Top Highland pharmacist Findlay Hickey describes the massive challenge delivering Covid jags in north
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SINCE the pandemic burst upon us last year, vaccines have gone from a laboratory concept to a healthcare success that are saving thousands of lives.
They are allowing us to imagine a life more pleasantly ordinary.
As I write this, almost half a million Covid-19 vaccines have been administered to people in NHS Highland’s area. Over 236,000 of us have had two jags: roughly nine in every 10 of us aged 18 and over.
Getting vaccines to patients in Highland has involved the most complicated distribution operation in the country.
Whereas cities with larger populations than the Highlands as a whole have a handful of large vaccination centres, we have distributed vaccines on a regular basis to about 100 sites.
Although, the vaccine made by Pfizer/BioNTech was the first available, most of our early supply was the Oxford/AstraZeneca vaccine. That gave us a much-needed flying start but, progressively, our programme has become dominated by use of the Pfizer/BioNTech vaccine, which is more difficult to use.
It is delivered deep frozen to our three NHS Highland Vaccine Holding Centres (VHC), where it is stored at -70°C – a temperature somewhere between the Antarctic and Outer Space.
Vials, each containing six doses, must be carefully thawed and then packed for distribution in “porters” that keep them safely between 2°C and 8°C. This is done by our pharmacy technicians, who have early morning starts in cold rooms to ensure that vaccines are ready for our NHS drivers to distribute to wherever clinics are being held or to whoever needs to take them onwards to patients.
In this way vaccines have gone to medical practices, hospital departments, care homes, village, school and church halls, and patients’ homes. There have been complicated journeys involving boats and an eye on the weather forecast. All of this must be done within a total journey time of 12 hours from thawing: only the time spent in motion counts, so the vaccine (and our staff) can have a breather.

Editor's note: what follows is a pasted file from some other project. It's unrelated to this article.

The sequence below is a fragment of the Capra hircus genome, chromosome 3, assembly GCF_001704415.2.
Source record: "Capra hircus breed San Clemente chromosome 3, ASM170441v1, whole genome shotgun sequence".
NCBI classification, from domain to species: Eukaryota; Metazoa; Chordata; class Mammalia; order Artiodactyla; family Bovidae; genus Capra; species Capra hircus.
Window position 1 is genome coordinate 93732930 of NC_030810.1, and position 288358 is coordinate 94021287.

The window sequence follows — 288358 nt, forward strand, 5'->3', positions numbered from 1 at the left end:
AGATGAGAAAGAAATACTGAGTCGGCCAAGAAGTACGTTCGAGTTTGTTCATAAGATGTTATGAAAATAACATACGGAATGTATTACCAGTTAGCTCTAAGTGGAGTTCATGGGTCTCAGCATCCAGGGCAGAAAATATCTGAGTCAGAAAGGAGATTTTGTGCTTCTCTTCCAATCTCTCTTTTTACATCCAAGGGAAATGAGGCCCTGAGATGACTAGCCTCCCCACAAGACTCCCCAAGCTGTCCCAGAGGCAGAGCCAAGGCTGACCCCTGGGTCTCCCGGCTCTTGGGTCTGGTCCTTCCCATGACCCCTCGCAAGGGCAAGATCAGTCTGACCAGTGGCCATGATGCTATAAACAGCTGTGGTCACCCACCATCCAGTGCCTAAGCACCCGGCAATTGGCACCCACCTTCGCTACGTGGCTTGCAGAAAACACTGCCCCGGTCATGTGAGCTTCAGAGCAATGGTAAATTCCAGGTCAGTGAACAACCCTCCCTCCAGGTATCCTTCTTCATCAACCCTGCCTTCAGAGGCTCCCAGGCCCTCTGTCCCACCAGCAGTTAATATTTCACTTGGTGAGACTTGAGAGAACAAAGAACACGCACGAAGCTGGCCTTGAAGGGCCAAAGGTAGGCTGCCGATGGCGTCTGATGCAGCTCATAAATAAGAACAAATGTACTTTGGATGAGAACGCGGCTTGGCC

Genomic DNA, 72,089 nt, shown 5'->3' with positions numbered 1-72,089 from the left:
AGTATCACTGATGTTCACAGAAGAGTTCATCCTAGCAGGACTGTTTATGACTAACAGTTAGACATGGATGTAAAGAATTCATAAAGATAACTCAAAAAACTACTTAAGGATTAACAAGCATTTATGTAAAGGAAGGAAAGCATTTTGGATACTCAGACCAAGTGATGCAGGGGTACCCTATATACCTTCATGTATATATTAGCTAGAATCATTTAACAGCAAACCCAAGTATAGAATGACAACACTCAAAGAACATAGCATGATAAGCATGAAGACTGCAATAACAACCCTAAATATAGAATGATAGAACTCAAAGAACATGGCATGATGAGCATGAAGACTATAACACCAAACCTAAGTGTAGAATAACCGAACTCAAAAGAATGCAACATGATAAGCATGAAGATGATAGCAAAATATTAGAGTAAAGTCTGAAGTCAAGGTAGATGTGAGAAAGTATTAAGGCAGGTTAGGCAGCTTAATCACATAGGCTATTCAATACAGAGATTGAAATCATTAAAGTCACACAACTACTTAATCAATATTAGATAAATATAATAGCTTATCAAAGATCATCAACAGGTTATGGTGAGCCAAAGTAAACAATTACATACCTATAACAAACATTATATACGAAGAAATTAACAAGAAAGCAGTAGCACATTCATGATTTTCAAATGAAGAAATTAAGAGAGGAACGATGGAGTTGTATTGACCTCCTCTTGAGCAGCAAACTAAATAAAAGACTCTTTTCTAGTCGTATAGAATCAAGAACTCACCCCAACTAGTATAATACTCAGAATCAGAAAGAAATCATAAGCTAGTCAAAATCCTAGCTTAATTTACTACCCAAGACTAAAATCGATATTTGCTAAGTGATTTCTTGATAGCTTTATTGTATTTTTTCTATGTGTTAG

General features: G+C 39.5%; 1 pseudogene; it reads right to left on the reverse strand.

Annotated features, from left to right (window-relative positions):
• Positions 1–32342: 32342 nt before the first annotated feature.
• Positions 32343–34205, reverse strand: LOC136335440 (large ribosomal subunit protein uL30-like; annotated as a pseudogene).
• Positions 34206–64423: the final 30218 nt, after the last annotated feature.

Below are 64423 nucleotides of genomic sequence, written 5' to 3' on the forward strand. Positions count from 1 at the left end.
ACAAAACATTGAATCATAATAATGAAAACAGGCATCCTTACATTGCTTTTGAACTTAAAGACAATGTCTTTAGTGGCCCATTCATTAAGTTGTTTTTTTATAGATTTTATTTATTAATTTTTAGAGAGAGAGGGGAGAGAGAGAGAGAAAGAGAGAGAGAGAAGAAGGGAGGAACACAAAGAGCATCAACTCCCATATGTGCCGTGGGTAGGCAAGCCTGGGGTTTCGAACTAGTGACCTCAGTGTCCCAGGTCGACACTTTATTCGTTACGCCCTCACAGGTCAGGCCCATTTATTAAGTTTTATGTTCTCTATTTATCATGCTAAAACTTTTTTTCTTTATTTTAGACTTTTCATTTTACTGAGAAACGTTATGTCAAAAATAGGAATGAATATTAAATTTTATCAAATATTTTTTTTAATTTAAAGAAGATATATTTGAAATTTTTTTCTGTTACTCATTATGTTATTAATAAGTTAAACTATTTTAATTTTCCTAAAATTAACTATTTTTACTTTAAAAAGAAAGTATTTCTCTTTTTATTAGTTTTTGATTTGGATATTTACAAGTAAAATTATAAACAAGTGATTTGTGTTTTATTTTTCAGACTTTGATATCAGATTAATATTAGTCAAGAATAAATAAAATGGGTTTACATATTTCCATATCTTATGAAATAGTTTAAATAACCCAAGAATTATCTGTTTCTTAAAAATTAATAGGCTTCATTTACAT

With experience and data, we now know much more about the safe handling of this fragile vaccine; for example, that the thawed vaccine is stable for a month rather than five days in a final destination fridge, although it is still be stored at ultra-low temperatures in our VHCs. It even has a brand name Comirnaty – try saying that without confusing it with one of our major geographical features.
The next stages of the vaccination programme involve tens of thousands more booster doses of the Pfizer/BioNTech vaccine as well as vaccination of 12 to 15 year olds.
Our pharmacy technicians will continue to put in long hours in fridge temperatures to make sure the vaccine is delivered as close to you as possible. Don’t pass up the opportunity.
n NHS Highland’s pharmacy technicians are highly trained and skilled. If you’re wondering what to do after school or if you’re interested in a post-pandemic career in the NHS, have a look at www.careers.nhs.scot/careers/explore-our-careers/pharmacy
n Findlay Hickey is a principal pharmacist at NHS Highland.